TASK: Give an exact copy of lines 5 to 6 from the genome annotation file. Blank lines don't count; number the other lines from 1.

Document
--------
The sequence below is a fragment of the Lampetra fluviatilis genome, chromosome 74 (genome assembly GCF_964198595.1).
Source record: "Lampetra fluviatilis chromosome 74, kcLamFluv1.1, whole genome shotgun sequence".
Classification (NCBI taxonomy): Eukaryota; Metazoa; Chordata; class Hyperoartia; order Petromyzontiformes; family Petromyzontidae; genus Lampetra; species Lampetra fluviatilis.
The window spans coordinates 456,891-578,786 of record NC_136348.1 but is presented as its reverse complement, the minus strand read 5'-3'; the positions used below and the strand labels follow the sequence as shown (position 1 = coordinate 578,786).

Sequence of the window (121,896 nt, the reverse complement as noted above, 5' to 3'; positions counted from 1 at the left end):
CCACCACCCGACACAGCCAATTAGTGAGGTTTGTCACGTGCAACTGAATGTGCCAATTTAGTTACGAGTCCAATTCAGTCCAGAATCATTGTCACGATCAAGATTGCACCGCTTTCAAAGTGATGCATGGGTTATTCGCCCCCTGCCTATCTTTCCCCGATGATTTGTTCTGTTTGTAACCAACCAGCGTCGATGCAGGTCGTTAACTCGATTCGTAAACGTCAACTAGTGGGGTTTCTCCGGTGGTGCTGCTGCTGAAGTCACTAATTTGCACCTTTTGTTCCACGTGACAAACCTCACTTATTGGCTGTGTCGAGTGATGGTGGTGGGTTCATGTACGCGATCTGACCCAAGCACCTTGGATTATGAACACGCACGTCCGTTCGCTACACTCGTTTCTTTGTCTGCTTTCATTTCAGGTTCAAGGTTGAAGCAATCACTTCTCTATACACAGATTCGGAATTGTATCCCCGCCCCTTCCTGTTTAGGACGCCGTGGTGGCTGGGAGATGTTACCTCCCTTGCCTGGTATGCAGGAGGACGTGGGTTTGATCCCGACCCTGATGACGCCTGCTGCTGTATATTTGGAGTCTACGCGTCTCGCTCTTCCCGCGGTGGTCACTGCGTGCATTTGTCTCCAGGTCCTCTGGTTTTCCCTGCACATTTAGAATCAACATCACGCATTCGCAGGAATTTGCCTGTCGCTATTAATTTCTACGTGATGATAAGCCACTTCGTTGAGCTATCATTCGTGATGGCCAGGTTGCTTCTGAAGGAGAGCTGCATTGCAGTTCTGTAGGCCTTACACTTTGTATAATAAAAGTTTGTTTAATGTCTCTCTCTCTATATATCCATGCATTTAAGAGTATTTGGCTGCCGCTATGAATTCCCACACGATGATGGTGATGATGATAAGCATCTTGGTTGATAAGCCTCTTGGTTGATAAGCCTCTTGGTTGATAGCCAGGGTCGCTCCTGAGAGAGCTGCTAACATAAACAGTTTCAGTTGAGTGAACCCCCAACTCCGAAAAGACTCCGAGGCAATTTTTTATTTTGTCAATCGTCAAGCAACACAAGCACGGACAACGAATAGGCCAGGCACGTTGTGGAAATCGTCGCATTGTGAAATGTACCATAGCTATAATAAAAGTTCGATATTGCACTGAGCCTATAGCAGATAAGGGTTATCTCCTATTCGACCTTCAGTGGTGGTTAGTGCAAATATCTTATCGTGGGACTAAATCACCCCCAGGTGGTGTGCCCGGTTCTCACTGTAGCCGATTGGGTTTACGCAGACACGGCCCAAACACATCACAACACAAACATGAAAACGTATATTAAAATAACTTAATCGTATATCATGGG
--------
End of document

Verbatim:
Sequence of the window (121,896 nt, the reverse complement as noted above, 5' to 3'; positions counted from 1 at the left end):
CCACCACCCGACACAGCCAATTAGTGAGGTTTGTCACGTGCAACTGAATGTGCCAATTTAGTTACGAGTCCAATTCAGTCCAGAATCATTGTCACGATCAAGATTGCACCGCTTTCAAAGTGATGCATGGGTTATTCGCCCCCTGCCTATCTTTCCCCGATGATTTGTTCTGTTTGTAACCAACCAGCGTCGATGCAGGTCGTTAACTCGATTCGTAAACGTCAACTAGTGGGGTTTCTCCGGTGGTGCTGCTGCTGAAGTCACTAATTTGCACCTTTTGTTCCACGTGACAAACCTCACTTATTGGCTGTGTCGAGTGATGGTGGTGGGTTCATGTACGCGATCTGACCCAAGCACCTTGGATTATGAACACGCACGTCCGTTCGCTACACTCGTTTCTTTGTCTGCTTTCATTTCAGGTTCAAGGTTGAAGCAATCACTTCTCTATACACAGATTCGGAATTGTATCCCCGCCCCTTCCTGTTTAGGACGCCGTGGTGGCTGGGAGATGTTACCTCCCTTGCCTGGTATGCAGGAGGACGTGGGTTTGATCCCGACCCTGATGACGCCTGCTGCTGTATATTTGGAGTCTACGCGTCTCGCTCTTCCCGCGGTGGTCACTGCGTGCATTTGTCTCCAGGTCCTCTGGTTTTCCCTGCACATTTAGAATCAACATCACGCATTCGCAGGAATTTGCCTGTCGCTATTAATTTCTACGTGATGATAAGCCACTTCGTTGAGCTATCATTCGTGATGGCCAGGTTGCTTCTGAAGGAGAGCTGCATTGCAGTTCTGTAGGCCTTACACTTTGTATAATAAAAGTTTGTTTAATGTCTCTCTCTCTATATATCCATGCATTTAAGAGTATTTGGCTGCCGCTATGAATTCCCACACGATGATGGTGATGATGATAAGCATCTTGGTTGATAAGCCTCTTGGTTGATAAGCCTCTTGGTTGATAGCCAGGGTCGCTCCTGAGAGAGCTGCTAACATAAACAGTTTCAGTTGAGTGAACCCCCAACTCCGAAAAGACTCCGAGGCAATTTTTTATTTTGTCAATCGTCAAGCAACACAAGCACGGACAACGAATAGGCCAGGCACGTTGTGGAAATCGTCGCATTGTGAAATGTACCATAGCTATAATAAAAGTTCGATATTGCACTGAGCCTATAGCAGATAAGGGTTATCTCCTATTCGACCTTCAGTGGTGGTTAGTGCAAATATCTTATCGTGGGACTAAATCACCCCCAGGTGGTGTGCCCGGTTCTCACTGTAGCCGATTGGGTTTACGCAGACACGGCCCAAACACATCACAACACAAACATGAAAACGTATATTAAAATAACTTAATCGTATATCATGGG